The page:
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Coomb’s Test (Indirect)

About the test
What is this test done for?
Indirect Coomb’s test is a blood test done for detecting presence of antibodies against RBCs (red blood cells).
Why is it Done?
This is a special blood test that checks for antibodies against Rh (Rhesus) factor present on RBCs in the blood. This result in destruction of RBCs and causing a condition called as hemolytic anemia.This test is done before blood transfusion to avoid hemolysis and during pregnancy to avoid the hemolytic disease of the new born.
When should it be performed?

This test is performed

  • Before a patient is undergoing blood transfusion
  • During pregnancy, when a mother, who is Rh negative and has previous exposure to Rh factor, and in current pregnancy has Rh positive baby. This results in formation of antibodies against the baby’s RBCs and causes hemolytic disease of the new born. Thus, in pregnancy this test is performed to rule out possible bleeding complications in the baby to be born.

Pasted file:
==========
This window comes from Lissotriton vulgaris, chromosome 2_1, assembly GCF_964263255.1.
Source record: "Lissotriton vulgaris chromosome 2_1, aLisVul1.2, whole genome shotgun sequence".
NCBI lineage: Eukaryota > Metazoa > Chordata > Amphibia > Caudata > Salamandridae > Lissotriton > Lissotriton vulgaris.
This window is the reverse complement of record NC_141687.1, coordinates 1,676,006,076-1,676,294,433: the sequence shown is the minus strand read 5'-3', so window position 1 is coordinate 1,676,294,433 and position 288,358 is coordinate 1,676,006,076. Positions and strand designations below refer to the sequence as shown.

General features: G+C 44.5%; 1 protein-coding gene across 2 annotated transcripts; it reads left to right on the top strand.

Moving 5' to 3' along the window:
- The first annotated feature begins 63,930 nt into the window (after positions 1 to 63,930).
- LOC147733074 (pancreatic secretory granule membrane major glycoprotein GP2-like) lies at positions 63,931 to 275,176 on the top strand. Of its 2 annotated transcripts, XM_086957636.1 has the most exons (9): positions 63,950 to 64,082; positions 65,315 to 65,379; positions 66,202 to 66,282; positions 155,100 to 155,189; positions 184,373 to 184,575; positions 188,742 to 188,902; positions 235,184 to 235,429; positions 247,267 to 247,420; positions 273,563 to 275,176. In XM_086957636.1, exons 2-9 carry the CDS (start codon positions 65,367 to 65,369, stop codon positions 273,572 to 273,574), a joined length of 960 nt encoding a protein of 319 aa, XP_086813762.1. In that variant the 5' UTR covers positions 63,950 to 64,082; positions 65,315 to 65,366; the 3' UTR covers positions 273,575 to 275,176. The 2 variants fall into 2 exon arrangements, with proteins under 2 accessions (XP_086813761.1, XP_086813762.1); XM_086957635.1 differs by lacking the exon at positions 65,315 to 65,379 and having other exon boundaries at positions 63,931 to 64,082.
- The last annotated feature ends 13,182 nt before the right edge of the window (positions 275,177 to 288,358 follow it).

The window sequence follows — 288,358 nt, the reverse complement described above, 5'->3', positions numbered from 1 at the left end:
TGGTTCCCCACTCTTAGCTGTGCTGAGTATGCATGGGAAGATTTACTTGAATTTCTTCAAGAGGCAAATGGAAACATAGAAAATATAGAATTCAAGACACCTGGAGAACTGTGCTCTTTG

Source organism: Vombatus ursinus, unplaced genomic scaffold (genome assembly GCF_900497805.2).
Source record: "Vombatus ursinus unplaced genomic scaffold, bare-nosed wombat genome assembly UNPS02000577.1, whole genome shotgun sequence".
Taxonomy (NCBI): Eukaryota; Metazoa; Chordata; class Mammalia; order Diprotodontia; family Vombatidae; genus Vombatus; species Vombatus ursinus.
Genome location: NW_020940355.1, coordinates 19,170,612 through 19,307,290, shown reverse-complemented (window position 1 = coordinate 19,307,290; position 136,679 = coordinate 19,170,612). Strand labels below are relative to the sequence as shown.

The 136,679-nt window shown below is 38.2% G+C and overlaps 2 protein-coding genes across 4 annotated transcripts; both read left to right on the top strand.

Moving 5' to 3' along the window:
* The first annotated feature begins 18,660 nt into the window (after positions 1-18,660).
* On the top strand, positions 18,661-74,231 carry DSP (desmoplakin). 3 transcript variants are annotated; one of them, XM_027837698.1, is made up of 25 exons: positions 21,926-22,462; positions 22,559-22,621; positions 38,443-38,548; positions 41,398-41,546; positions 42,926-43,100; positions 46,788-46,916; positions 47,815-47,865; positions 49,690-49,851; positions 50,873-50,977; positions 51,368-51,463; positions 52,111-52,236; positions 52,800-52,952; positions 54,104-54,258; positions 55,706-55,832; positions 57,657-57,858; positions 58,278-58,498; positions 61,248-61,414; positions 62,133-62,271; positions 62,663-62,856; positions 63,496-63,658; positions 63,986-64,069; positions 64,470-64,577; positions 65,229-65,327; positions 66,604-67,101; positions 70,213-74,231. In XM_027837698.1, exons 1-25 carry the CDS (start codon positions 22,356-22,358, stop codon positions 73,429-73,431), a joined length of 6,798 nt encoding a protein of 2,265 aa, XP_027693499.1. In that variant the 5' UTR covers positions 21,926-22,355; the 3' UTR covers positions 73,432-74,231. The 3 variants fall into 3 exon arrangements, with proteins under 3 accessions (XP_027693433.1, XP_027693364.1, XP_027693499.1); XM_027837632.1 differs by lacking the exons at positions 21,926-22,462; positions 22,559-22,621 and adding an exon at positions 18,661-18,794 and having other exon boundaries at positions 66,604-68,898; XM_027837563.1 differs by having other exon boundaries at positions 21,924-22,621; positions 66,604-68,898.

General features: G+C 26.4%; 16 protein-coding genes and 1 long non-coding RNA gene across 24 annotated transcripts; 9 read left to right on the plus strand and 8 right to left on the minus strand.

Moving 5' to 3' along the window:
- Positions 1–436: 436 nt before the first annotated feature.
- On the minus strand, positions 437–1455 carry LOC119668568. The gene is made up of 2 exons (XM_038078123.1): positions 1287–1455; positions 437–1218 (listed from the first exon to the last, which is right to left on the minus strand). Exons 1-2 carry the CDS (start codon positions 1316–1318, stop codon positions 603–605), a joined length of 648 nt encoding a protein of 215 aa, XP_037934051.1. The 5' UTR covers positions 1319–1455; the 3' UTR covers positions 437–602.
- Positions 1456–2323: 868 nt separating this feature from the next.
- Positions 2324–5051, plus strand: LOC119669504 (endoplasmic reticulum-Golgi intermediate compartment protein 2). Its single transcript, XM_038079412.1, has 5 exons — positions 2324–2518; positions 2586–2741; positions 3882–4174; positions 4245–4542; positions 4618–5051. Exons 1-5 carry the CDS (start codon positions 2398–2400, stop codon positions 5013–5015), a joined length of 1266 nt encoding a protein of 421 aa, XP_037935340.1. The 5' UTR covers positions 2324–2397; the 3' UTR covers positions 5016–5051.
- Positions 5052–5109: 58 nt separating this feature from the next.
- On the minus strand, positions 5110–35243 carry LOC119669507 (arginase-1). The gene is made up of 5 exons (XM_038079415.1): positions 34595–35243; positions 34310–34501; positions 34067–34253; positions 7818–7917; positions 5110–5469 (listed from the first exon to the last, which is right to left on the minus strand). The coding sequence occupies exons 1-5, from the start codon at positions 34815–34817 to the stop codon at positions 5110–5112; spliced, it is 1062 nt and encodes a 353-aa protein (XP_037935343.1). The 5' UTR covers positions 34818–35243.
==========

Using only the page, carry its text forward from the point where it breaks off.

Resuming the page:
How is it done
A blood sample will be collected from a vein in your arm. No special precautions like fasting required.

The test result is normal, if the test is negative. It means

  • No antibodies are attached to RBCs
  • Absence of hemolytic anemia

The test results are abnormal, if the test is positive. Stronger the reaction means greater the amount of antibodies are present. It means

  • Antibodies are present against RBCs and is causing hemolysis
  • Blood transfusion reaction
  • High possibility of hemolytic disease of the new born (baby-mother blood group incompatibility)
Other Tests
  • Direct Coomb’s Test or Anti D Titre
    • It is a specialized blood test carried out to evaluate the presence of antibodies against RBCs
    • Presence of antibodies indicate hemolysis
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